The symposium in First Things is worth reading. Once again I was taken by the comments of רבי מורי Rabbi Shalom Carmy which offer a different and more refreshing angle than anything else I’ve read on the topic. I’ll copy and paste his response below so that you don’t have to read through the article in First Things. My take- Continue reading
I saw Inside Out the other day. I’m with all of the critics- it’s great. A.O Scott’s review is terrific as usual. Joe Morgenstern too. I only wish they would have had more scenes inside the heads of more characters. The movie made a case for sadness finding its place alongside joy. Pixar often has serious themes animating its films: elitism versus egalitarianism in the Incredibles, family versus individual and the purpose of art in Ratatouille, but Inside Out makes us think about the religious experience. Continue reading
Graduation tonight was really terrific. I really love having different teachers speak about each graduate. It’s great for the individual students and it’s great for staff. Below is the speech I delivered. The text of my remarks is in black. My comments on on my remarks are in red. Thank you to my colleague Mrs. Amy Horowitz for helping me edit my remarks.
Dear Graduates, Continue reading
I came across this very sweet musing by Kazuo Ishiguro in the Wall Street Journal on shabbos. He reflects on the haunting chorus of Leonard Cohen’s 1988 song, I Can’t Forget: “I can’t forget but I don’t remember what.” Continue reading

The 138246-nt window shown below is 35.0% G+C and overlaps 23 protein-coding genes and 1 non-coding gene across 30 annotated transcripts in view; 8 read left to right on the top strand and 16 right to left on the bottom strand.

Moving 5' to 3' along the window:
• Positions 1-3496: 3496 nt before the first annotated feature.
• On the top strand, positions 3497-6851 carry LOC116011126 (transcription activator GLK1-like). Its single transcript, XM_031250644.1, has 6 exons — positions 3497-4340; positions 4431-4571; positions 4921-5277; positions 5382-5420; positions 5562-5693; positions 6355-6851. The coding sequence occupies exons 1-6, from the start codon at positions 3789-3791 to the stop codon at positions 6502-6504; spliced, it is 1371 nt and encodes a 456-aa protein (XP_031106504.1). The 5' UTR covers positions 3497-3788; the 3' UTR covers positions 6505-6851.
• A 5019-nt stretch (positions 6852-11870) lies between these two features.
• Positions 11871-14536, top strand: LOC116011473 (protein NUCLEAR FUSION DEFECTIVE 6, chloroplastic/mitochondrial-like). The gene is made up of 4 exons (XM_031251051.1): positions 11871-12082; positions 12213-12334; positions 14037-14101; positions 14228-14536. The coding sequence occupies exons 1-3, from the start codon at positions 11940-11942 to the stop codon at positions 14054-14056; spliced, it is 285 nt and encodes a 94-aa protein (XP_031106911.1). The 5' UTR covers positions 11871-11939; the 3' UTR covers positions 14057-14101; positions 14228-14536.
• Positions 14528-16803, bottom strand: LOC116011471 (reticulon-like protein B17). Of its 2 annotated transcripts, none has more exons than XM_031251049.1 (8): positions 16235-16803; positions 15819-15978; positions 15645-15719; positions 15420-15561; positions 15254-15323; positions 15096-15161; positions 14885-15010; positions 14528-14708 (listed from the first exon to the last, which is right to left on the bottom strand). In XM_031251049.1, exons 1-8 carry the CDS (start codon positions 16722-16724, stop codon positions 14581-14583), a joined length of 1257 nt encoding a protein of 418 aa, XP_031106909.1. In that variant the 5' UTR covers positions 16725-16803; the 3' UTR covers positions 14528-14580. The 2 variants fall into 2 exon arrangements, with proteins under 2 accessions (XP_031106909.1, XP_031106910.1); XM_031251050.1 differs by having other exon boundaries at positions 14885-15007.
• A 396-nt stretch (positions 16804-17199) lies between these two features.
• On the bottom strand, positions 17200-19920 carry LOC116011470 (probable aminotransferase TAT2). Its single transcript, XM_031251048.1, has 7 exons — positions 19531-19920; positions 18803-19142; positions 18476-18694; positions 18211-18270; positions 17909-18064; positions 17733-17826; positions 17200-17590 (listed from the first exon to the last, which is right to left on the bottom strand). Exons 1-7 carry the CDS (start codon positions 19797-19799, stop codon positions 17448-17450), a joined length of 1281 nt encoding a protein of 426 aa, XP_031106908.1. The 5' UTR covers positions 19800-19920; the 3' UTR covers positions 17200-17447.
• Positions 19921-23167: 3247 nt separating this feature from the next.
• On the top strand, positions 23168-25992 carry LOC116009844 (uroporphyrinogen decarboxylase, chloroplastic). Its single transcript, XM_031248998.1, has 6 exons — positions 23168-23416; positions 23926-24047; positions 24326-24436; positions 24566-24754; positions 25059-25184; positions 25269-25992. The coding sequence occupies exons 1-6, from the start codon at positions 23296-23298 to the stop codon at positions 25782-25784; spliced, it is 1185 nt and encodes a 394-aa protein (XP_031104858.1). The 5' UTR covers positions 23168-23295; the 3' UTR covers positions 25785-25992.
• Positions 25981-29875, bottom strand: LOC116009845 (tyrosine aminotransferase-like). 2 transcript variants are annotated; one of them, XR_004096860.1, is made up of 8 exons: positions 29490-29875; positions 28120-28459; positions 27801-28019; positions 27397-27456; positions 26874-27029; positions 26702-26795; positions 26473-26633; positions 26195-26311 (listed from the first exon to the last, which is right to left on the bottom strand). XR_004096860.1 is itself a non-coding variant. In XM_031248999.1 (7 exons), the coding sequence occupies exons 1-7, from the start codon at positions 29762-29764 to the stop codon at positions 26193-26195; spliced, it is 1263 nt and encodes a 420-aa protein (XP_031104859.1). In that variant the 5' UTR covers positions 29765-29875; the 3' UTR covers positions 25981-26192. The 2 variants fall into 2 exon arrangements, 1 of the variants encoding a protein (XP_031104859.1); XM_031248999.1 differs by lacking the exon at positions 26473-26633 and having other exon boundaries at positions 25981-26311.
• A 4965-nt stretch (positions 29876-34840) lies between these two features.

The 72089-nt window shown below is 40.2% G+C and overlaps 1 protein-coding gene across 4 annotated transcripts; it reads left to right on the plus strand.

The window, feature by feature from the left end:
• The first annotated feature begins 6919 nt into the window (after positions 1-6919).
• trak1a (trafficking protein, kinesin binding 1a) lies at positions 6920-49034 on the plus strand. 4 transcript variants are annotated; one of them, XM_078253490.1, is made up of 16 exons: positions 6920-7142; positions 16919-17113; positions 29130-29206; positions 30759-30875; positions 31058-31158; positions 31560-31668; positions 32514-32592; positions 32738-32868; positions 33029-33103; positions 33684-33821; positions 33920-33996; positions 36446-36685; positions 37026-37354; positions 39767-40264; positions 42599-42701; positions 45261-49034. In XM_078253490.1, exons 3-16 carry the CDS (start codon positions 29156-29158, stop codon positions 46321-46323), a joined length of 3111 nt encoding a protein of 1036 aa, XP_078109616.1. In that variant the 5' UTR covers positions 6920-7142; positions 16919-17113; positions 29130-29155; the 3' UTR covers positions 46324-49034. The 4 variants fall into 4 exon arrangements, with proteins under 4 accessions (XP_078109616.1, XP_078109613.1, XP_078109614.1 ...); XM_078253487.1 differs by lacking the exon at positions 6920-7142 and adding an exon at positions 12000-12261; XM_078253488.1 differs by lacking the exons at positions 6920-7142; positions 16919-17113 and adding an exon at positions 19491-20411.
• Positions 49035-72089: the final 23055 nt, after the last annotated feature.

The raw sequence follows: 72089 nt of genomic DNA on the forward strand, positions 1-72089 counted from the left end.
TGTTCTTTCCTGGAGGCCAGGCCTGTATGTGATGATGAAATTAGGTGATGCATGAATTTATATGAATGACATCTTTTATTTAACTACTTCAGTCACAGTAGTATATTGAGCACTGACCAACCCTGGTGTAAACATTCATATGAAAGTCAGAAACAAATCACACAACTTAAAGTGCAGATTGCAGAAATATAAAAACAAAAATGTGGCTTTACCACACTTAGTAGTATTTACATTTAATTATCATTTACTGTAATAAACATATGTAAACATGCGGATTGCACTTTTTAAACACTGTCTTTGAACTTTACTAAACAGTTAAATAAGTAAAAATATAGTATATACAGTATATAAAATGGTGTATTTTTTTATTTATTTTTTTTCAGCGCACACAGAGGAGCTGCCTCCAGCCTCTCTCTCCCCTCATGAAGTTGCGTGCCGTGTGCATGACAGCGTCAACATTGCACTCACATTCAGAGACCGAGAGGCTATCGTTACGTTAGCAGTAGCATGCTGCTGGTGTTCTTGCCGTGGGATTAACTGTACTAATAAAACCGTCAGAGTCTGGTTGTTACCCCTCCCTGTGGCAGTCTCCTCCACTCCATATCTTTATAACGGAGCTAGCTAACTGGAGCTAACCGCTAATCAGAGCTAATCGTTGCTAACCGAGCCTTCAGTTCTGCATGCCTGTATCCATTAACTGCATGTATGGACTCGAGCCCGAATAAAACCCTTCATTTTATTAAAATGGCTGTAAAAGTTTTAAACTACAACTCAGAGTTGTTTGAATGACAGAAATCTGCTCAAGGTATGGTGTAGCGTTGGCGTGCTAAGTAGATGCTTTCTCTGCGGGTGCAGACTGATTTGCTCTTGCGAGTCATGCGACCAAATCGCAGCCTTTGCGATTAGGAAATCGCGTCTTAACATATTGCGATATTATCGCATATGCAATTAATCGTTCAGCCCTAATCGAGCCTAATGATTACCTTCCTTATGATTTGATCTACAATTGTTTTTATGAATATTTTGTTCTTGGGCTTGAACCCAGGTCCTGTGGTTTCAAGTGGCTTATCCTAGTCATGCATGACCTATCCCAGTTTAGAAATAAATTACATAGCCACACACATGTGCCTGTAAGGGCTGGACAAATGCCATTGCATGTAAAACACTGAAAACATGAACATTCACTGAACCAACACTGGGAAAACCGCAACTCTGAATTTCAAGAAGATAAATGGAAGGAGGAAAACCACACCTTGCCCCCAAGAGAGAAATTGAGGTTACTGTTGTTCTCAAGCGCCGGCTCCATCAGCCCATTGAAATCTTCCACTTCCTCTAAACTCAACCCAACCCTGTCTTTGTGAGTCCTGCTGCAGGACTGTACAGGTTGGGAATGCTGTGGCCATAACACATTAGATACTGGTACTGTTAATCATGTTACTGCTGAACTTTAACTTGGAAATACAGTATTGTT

I’m going to try to get back to my original goal for this blog: citing and commenting on interesting articles that should have some resonance for Modern Orthodox education. You may have missed these two excellent Pesach themed Op-eds if you were busy burning your chametz this past Friday morning. Joshua Berman’s Search for the Historical Exodus was published in the Wall Street Journal. It’s a condensed version of the more detailed essay he published in Mosaic on March 2. David Brooks wrote a piece titled On Conquering Fear that was published in the New York Times. Why did I find these important? Continue reading
I must admit that the trailer was a lot better than the actual film. As the entire school is learning Sefer Shemot this year I was hoping that Ridley Scott’s film about Exodus could be used as an effective educational tool. I went to see the film the night it came out, and was disappointed in the film. I’d give it two stars. But I still thought that there would be serious educational merit in seeing the film. We took the whole school to the see the movie on Chanukah and the reviews of kids and staff were mixed. I’ll explain why I thought it was a good idea to bring the school to the movie and then I’ll address the issues raised by those who questioned the decision. Continue reading
In last Saturday’s New York Times, Peggy Orenstein wrote an op-ed that discussed her frustration with her daughter’s school’s dress code. Dress code enforcement usually targets the girls more than the boys and inevitably communicates unintended messages to girls about their sexuality.